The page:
For this cultural interview, I had told my students that they were to capture the voice of their interviewee verbatim and could use a recording device if necessary. With my grandfather, I figured the best method would be sheets of scrap paper, a pencil, and my version of short hand. I’ve provided the entire interview and not a summation of what I heard because maybe you will see something I didn’t. Today, I feel it’s unfortunate how a news article can lure a reader by a quote taken out of context, and influence a reader’s judgements without providing the full story. What follows is only the beginning of a conversation I hope to continue.

Bethany: What are some of your early memories as a child? What was the era like?

Robert: Well, the era was WWII. My dad couldn’t get drafted because of a bad stomach – stomach ulcers and surgery – so he became the town’s air warden. He’d go around at night and make sure everyone’s lights were off in case of an air raid. I remember the summer of 1945 when the war ended and the town’s sirens went off in celebration. During winter, I remember sliding down the hill right into the street. It didn’t matter because there was no traffic.

Bethany: Could you describe the house you grew up in?

Robert: Oh boy, I grew up in one, two, three, four different houses. The first one was on Lancaster. Then we moved and rented an apartment. Did I ever show you the house Dad built?

Bethany: No, I don’t think so.

Robert: It was in Perth. Oh God, Stanley [younger brother] broke a kerosene lamp there and Dad gave him hell when he got home. Then we moved to Cherry Valley and bought a house. We had cows and milked them by hand. Mom churned butter and sold it. Dad raised hogs and sold those too. We had horses and I broke my leg sledding on that hill.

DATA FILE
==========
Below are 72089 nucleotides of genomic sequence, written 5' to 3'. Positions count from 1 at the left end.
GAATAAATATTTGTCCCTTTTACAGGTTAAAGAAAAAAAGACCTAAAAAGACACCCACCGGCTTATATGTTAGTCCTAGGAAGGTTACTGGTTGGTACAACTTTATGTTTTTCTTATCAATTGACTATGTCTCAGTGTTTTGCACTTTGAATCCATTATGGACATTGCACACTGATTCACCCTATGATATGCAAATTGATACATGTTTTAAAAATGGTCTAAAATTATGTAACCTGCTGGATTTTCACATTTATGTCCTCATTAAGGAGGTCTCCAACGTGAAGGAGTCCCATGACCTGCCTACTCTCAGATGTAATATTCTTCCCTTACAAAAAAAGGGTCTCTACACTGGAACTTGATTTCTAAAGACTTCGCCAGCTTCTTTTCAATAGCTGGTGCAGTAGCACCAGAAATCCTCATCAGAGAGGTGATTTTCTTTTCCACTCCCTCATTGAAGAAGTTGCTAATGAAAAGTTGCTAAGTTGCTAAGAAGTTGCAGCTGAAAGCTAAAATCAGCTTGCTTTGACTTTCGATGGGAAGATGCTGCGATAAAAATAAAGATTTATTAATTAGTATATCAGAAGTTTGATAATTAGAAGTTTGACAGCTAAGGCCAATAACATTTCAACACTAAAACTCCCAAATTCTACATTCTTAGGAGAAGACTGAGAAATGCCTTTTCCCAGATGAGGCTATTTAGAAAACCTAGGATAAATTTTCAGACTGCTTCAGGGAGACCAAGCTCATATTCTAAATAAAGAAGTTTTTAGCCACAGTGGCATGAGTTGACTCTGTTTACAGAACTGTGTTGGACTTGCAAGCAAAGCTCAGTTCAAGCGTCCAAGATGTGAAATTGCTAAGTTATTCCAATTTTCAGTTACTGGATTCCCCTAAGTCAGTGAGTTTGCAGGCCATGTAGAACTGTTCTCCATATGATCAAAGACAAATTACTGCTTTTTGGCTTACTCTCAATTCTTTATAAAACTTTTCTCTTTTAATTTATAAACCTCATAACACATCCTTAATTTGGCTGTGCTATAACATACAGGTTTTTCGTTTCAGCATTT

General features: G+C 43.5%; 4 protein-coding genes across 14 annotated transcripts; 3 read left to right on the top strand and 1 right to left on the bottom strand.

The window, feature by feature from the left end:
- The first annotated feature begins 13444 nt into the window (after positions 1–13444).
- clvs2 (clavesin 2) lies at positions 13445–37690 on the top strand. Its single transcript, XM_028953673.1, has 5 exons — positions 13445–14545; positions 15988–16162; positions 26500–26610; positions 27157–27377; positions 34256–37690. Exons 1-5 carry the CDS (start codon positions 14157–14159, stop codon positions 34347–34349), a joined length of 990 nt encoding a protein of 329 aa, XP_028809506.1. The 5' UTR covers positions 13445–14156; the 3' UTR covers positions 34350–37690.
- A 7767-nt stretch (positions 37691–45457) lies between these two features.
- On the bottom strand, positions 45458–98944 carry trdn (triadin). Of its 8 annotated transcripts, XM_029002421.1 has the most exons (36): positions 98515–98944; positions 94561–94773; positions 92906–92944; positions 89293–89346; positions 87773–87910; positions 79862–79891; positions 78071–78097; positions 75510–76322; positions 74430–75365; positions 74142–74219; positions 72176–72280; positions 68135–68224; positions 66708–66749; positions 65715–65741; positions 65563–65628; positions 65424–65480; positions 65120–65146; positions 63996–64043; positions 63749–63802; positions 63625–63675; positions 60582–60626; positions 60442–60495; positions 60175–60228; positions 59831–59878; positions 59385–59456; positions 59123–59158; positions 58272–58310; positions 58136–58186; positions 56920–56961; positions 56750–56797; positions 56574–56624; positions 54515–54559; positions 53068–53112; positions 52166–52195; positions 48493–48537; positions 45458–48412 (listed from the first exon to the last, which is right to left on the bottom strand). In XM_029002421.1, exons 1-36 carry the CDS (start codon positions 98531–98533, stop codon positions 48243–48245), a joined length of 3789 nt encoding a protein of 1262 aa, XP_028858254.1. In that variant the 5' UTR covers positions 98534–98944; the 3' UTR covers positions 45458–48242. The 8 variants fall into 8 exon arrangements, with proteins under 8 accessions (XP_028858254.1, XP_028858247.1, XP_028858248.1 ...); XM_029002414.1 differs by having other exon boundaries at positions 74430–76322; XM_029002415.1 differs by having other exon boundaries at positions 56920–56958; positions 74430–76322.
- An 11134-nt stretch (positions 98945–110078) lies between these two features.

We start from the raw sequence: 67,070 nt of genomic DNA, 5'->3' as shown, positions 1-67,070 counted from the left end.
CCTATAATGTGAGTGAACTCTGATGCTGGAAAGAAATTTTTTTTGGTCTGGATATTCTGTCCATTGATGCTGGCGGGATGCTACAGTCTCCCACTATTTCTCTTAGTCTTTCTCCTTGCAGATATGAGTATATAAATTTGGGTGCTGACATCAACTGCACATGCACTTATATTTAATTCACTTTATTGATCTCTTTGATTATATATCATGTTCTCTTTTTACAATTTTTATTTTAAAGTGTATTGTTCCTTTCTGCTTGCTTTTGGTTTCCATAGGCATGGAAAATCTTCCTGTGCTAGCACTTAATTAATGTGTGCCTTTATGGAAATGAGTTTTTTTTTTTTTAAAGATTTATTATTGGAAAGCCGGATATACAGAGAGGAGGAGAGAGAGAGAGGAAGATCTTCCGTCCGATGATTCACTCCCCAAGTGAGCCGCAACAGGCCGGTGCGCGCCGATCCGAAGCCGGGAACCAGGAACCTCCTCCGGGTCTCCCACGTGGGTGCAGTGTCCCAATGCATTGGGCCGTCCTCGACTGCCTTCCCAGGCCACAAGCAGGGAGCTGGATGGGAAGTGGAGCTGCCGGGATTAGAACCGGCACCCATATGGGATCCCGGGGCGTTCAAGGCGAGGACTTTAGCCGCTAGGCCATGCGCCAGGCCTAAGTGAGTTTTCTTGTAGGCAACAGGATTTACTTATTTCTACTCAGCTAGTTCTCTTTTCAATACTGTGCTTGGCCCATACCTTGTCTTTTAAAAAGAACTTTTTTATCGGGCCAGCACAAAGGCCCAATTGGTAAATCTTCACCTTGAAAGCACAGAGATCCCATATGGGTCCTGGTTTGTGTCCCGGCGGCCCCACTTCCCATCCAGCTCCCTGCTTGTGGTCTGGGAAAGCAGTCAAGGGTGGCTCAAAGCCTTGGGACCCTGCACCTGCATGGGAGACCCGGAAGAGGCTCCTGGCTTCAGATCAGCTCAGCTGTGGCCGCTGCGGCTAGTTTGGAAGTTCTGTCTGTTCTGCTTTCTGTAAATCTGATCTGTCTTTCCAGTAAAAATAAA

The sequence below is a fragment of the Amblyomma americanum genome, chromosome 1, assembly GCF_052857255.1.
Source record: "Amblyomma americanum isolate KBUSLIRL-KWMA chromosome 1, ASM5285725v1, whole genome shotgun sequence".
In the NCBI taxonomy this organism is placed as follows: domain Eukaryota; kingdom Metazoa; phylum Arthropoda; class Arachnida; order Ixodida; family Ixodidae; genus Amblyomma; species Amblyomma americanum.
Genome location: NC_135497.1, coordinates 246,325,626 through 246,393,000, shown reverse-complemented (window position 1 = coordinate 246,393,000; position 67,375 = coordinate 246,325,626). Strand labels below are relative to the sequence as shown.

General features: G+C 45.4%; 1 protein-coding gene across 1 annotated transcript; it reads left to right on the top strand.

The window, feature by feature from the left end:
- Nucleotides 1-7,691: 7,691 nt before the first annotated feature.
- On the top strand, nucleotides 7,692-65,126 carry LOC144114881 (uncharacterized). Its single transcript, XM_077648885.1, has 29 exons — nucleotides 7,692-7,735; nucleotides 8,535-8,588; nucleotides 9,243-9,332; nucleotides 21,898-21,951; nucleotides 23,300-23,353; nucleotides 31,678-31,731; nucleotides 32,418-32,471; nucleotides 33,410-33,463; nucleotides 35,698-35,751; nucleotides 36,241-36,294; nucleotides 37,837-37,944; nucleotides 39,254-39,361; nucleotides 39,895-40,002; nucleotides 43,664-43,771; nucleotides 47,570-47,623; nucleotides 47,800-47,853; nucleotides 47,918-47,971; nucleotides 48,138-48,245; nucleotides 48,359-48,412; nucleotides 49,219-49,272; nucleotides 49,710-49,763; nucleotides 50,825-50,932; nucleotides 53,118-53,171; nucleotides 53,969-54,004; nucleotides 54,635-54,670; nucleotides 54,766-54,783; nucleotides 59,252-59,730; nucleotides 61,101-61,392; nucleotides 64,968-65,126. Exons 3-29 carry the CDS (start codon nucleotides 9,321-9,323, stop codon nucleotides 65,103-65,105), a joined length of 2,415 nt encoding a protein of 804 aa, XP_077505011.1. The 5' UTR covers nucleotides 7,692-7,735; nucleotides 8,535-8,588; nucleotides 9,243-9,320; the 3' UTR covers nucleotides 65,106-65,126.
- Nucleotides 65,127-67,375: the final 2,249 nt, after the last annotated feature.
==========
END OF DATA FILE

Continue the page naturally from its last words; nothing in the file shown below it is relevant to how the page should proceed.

Bethany: What did your father do as a profession?

Robert: Dad worked at an A & P store. Sometimes he was desperate for money and picked beans and peas on nearby farms. During the war he had a good job with GE. I don’t know why he left that. Mr. Thompson helped him get a job at Remington Arms and he retired working there.

Bethany: What did your mother do as a profession?

Robert: Well, she raised three boys and there was a little shop in town that sewed baseballs. Ma worked there a bit. Though it was a tough job and her hands got sore.

Bethany: And, what did you do for a profession?

Robert: I started the summer after I graduated from high school working at Glensfoot Farm, where they bottled milk. One day Dad came by and said GLF [Grange League Federation, an agriculture cooperative composed of farmers and stock holders that would become known as Agway] was looking for a hard worker and he told them I was a hard worker. So Dad told me to get my hind end up there. I got the job and we took a Cornell driving course to become drivers for the big trucks. The first week we got our licenses, and then Kim [first child] was born and I was transferred to Fonda. We moved around a bit, living in Amsterdam and Johnstown. Then in 1963 I got transferred to Fort Plain and worked in hardware, feed, and fertilizer. I retired in 1995 after 38 years.